Digital Negative (DNG) is a patented, open, lossless raw image format developed by Adobe and used for digital photography. Adobe's license allows use without cost on the condition that the licensee prominently displays a text saying it is licensed from Adobe in source and documentation, and that the license may be revoked if the licensee brings any patent action against Adobe or its affiliates related to the reading or writing of files that comply with the DNG Specification. It was launched on September 27, 2004. The launch was accompanied by the first version of the DNG specification, plus various products, including a free-of-charge DNG converter utility. All Adobe photo manipulation software (such as Adobe Photoshop and Adobe Lightroom) released since the launch supports DNG.
DNG is based on the TIFF/EP standard format and mandates significant use of metadata. Use of the file format is royalty-free; Adobe has published a license allowing anyone to exploit DNG, and has also stated that there are no known intellectual property encumbrances or license requirements for DNG. Adobe stated that if there were a consensus that DNG should be controlled by a standards body, they were open to the idea. Adobe has submitted DNG to ISO for incorporation into their revision of TIFF/EP.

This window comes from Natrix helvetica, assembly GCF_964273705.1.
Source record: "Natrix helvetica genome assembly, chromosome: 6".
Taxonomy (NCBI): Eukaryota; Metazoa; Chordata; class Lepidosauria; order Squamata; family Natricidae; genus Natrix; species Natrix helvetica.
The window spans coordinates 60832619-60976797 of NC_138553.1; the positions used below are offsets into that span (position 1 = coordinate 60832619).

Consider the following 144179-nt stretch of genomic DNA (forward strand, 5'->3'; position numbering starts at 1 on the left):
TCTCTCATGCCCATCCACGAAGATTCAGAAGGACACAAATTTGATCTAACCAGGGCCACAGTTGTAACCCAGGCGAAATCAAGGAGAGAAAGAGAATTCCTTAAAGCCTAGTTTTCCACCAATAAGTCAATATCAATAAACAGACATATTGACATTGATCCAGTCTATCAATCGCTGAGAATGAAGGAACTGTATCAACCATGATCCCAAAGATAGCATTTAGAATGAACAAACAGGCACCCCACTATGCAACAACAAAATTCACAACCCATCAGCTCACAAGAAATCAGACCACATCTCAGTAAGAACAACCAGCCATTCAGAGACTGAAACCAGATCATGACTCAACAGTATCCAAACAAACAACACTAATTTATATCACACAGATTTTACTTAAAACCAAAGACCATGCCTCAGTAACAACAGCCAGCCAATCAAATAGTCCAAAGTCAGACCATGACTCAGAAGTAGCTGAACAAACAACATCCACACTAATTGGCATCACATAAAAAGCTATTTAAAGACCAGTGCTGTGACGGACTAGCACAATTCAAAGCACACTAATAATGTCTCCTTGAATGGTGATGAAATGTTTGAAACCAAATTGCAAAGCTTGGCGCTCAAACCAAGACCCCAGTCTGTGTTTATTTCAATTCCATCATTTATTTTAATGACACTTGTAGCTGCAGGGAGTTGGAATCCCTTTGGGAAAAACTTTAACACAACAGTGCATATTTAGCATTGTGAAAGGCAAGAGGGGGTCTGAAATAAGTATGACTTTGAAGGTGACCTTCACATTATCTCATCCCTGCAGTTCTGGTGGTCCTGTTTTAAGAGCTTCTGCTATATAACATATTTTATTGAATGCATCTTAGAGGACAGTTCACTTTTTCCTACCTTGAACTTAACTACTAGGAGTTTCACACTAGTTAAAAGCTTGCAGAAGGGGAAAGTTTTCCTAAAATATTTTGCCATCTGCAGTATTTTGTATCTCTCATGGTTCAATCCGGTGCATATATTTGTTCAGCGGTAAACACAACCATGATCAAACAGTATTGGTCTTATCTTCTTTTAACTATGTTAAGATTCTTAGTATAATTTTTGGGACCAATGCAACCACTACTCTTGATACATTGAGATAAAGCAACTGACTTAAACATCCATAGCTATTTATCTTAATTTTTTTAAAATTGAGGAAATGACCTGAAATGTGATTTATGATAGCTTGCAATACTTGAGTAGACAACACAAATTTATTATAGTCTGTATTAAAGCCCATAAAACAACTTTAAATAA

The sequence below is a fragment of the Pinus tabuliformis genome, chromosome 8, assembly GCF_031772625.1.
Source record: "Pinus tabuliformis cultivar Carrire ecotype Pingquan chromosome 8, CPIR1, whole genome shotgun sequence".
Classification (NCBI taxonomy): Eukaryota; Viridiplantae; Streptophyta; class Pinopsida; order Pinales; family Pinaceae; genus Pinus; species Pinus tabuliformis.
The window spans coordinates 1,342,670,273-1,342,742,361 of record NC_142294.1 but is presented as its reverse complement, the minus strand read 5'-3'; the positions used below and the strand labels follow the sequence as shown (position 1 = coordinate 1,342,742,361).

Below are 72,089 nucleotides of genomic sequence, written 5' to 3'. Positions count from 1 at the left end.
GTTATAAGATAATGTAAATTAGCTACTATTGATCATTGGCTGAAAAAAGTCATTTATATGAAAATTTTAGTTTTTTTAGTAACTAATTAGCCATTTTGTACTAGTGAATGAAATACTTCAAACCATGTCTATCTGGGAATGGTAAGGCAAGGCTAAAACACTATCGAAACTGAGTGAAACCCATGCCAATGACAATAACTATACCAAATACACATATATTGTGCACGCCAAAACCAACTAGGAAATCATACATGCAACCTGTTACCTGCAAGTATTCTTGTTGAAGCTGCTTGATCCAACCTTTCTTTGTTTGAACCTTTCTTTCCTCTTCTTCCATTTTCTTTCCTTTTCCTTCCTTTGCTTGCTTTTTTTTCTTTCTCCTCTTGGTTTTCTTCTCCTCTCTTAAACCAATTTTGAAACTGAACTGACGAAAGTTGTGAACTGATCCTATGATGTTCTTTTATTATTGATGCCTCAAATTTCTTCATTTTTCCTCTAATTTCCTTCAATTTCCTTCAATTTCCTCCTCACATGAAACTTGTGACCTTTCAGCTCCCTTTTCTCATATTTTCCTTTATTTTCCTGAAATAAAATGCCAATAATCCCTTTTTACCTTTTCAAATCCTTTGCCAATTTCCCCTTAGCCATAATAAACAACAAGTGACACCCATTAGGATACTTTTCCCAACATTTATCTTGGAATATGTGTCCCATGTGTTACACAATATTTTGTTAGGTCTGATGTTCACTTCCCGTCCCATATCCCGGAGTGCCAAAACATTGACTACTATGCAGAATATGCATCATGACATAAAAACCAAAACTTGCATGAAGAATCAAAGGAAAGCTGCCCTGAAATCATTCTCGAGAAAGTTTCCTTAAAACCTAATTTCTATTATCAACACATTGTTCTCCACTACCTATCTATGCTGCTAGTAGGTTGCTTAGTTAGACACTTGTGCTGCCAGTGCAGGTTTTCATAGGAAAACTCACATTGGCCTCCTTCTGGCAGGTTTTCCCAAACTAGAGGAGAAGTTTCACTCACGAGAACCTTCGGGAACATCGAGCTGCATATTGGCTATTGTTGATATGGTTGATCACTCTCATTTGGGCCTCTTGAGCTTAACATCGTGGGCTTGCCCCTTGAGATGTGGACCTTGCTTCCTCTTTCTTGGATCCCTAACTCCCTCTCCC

Given the existence of other raw image formats, Adobe's creation of DNG as a competing format implies that DNG is unusual and satisfies objectives that other raw image formats do not. These objectives and the associated characteristics of DNG, as well as assessments of whether these objectives are met, are described below. Increasingly, professional archivists and conservationists, working for respectable organizations, variously suggest or recommend DNG for archival purposes.